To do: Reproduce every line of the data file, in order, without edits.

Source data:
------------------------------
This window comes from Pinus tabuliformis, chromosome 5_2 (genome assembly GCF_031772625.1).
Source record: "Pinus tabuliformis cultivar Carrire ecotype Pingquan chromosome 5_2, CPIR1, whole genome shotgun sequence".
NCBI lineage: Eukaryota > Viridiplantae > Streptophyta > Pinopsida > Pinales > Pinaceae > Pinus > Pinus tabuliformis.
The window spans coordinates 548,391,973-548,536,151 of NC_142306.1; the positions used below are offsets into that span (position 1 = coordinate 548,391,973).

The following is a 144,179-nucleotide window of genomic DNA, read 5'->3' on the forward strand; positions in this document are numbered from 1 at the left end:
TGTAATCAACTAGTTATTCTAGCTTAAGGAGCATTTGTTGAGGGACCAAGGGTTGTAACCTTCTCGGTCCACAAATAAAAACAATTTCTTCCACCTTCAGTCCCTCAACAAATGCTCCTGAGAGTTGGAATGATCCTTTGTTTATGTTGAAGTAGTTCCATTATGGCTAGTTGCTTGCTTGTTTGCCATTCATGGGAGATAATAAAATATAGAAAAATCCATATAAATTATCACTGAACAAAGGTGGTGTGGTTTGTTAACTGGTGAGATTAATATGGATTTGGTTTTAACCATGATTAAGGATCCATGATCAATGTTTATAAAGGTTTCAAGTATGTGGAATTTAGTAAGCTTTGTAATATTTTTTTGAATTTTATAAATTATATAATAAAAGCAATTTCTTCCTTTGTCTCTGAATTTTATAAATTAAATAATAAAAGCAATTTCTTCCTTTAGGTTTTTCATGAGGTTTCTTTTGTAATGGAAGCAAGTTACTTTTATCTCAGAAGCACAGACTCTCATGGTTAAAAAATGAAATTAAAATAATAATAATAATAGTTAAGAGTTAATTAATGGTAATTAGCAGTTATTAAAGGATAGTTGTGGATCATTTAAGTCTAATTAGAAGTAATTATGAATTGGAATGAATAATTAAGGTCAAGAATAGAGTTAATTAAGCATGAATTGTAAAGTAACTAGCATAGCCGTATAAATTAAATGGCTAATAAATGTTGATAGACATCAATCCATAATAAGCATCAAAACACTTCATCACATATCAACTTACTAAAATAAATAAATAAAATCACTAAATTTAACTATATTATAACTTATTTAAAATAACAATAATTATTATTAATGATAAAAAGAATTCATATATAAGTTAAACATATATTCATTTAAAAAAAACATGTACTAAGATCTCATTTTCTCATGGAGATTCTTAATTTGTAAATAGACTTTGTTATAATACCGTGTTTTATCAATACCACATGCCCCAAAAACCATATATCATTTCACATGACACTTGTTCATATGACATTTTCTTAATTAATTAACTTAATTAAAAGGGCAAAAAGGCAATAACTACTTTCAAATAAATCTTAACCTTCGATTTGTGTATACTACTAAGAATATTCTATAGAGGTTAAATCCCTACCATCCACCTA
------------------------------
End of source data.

This window comes from Pinus tabuliformis, chromosome 5_2 (genome assembly GCF_031772625.1).
Source record: "Pinus tabuliformis cultivar Carrire ecotype Pingquan chromosome 5_2, CPIR1, whole genome shotgun sequence".
NCBI lineage: Eukaryota > Viridiplantae > Streptophyta > Pinopsida > Pinales > Pinaceae > Pinus > Pinus tabuliformis.
The window spans coordinates 548,391,973-548,536,151 of NC_142306.1; the positions used below are offsets into that span (position 1 = coordinate 548,391,973).

The following is a 144,179-nucleotide window of genomic DNA, read 5'->3' on the forward strand; positions in this document are numbered from 1 at the left end:
TGTAATCAACTAGTTATTCTAGCTTAAGGAGCATTTGTTGAGGGACCAAGGGTTGTAACCTTCTCGGTCCACAAATAAAAACAATTTCTTCCACCTTCAGTCCCTCAACAAATGCTCCTGAGAGTTGGAATGATCCTTTGTTTATGTTGAAGTAGTTCCATTATGGCTAGTTGCTTGCTTGTTTGCCATTCATGGGAGATAATAAAATATAGAAAAATCCATATAAATTATCACTGAACAAAGGTGGTGTGGTTTGTTAACTGGTGAGATTAATATGGATTTGGTTTTAACCATGATTAAGGATCCATGATCAATGTTTATAAAGGTTTCAAGTATGTGGAATTTAGTAAGCTTTGTAATATTTTTTTGAATTTTATAAATTATATAATAAAAGCAATTTCTTCCTTTGTCTCTGAATTTTATAAATTAAATAATAAAAGCAATTTCTTCCTTTAGGTTTTTCATGAGGTTTCTTTTGTAATGGAAGCAAGTTACTTTTATCTCAGAAGCACAGACTCTCATGGTTAAAAAATGAAATTAAAATAATAATAATAATAGTTAAGAGTTAATTAATGGTAATTAGCAGTTATTAAAGGATAGTTGTGGATCATTTAAGTCTAATTAGAAGTAATTATGAATTGGAATGAATAATTAAGGTCAAGAATAGAGTTAATTAAGCATGAATTGTAAAGTAACTAGCATAGCCGTATAAATTAAATGGCTAATAAATGTTGATAGACATCAATCCATAATAAGCATCAAAACACTTCATCACATATCAACTTACTAAAATAAATAAATAAAATCACTAAATTTAACTATATTATAACTTATTTAAAATAACAATAATTATTATTAATGATAAAAAGAATTCATATATAAGTTAAACATATATTCATTTAAAAAAAACATGTACTAAGATCTCATTTTCTCATGGAGATTCTTAATTTGTAAATAGACTTTGTTATAATACCGTGTTTTATCAATACCACATGCCCCAAAAACCATATATCATTTCACATGACACTTGTTCATATGACATTTTCTTAATTAATTAACTTAATTAAAAGGGCAAAAAGGCAATAACTACTTTCAAATAAATCTTAACCTTCGATTTGTGTATACTACTAAGAATATTCTATAGAGGTTAAATCCCTACCATCCACCTA